In 1827 Taglioni left the Ballet of Her Majesty's Theatre to take up a three-year contract in Saint Petersburg with the Imperial Ballet (known today as the Kirov/Mariinsky Ballet). It was in Russia after her last performance in the country (1842) and at the height of the "cult of the ballerina", that a pair of her pointe shoes were sold for two hundred rubles, reportedly to be cooked, served with a sauce and eaten by a group of balletomanes.[1] In July 1845, she danced with Lucile Grahn, Carlotta Grisi, and Fanny Cerrito in Jules Perrot's Pas de Quatre, a ballet representing Taglioni’s ethereal qualities that was based on Alfred-Edouard Chalon’s lithographic prints. "Pas de Quatre" was originally choreographed to be presented to Queen Victoria.

Taglioni retired from performing in 1847; for a time she took up residence at the Ca' d'Oro on the Grand Canal in Venice. When the ballet of the Paris Opéra was reorganized on stricter, more professional lines, she was its guiding spirit. With the director of the new Conservatoire de danse, Lucien Petipa, and Petipa's former pupil, the choreographer Louis Mérante, she figured on the six-member select jury of the first annual competition for the corps de ballet, held April 13, 1860.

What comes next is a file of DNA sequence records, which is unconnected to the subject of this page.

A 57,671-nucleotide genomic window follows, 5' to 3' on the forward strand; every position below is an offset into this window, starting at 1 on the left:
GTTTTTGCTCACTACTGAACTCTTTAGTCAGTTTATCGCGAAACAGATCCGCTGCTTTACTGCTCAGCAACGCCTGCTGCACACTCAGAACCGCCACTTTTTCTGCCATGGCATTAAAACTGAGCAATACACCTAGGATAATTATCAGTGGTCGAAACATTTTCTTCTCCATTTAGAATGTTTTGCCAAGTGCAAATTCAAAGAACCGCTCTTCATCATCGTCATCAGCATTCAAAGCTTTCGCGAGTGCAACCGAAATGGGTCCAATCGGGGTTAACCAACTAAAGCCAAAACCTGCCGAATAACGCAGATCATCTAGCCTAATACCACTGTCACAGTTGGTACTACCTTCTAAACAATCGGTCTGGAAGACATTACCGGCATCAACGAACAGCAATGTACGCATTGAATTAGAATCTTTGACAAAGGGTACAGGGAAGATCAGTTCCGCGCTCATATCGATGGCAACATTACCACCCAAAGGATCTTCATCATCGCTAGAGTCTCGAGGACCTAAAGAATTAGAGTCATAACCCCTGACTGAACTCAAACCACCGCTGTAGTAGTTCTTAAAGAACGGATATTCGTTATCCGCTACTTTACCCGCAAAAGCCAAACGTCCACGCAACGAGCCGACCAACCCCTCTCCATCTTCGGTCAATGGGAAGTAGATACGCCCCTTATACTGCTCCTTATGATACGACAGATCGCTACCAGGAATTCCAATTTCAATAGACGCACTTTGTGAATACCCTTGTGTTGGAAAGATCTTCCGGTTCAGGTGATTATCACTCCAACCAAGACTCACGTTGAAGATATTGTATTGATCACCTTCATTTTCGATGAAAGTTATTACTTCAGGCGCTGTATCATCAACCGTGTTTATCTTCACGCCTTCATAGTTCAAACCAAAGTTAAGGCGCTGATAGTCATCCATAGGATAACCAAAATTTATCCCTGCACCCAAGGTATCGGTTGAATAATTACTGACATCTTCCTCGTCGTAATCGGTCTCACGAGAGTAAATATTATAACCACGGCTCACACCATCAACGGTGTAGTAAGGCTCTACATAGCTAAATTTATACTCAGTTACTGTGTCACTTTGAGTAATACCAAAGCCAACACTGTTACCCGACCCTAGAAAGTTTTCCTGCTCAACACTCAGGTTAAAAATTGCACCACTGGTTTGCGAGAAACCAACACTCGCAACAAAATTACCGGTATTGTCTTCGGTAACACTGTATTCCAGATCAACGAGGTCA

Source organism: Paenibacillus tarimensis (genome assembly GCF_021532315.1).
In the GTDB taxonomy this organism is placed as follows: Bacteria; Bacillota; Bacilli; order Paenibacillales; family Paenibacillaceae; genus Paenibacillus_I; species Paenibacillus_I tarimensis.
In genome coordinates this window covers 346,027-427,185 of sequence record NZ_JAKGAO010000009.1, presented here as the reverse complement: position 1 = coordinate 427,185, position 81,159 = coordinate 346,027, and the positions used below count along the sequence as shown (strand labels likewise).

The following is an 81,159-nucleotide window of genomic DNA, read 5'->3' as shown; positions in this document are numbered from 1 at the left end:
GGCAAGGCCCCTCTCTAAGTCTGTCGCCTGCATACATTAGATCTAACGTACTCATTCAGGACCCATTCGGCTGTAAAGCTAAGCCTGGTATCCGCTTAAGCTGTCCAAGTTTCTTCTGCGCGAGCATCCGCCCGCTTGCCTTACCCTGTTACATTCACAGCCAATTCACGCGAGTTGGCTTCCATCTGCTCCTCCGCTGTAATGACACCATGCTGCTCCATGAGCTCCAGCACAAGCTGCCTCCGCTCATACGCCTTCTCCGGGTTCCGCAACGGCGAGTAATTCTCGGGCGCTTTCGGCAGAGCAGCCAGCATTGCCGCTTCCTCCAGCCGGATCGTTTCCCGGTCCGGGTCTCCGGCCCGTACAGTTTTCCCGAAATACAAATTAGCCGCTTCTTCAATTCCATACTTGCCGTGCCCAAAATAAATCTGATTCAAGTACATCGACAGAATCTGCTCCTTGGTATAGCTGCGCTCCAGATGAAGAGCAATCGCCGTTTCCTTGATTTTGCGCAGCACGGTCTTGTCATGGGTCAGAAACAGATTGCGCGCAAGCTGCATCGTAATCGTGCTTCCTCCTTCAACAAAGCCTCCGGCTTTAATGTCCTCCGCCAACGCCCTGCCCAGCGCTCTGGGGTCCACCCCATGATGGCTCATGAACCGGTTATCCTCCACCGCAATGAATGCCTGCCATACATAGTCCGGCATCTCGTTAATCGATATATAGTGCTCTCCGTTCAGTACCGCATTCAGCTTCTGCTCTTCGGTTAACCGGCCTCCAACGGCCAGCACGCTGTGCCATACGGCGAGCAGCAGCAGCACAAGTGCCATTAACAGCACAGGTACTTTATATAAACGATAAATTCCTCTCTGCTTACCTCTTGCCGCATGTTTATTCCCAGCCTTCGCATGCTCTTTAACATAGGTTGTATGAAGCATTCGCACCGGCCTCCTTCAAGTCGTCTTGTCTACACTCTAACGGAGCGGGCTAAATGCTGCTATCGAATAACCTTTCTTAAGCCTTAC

Later she taught social dance and ballroom to children and society ladies in London; she also took a limited number of ballet pupils. Her only choreographic work was Le papillon (1860) for her student Emma Livry, who is remembered for dying in 1863 when her costume was set alight by a gas lamp used for stage lighting. Johann Strauss II composed the "Marie Taglioni Polka" (Op. 173) in honour of Marie's niece, Marie "Paul" Taglioni, also known as Marie the Younger. The two Marie's are often confused.

Taglioni died in Marseille on April 22, 1884.

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  1. ^ Kassing, Gayle (2007). History of dance: an interactive arts approach. Human Kinetics. p. 131.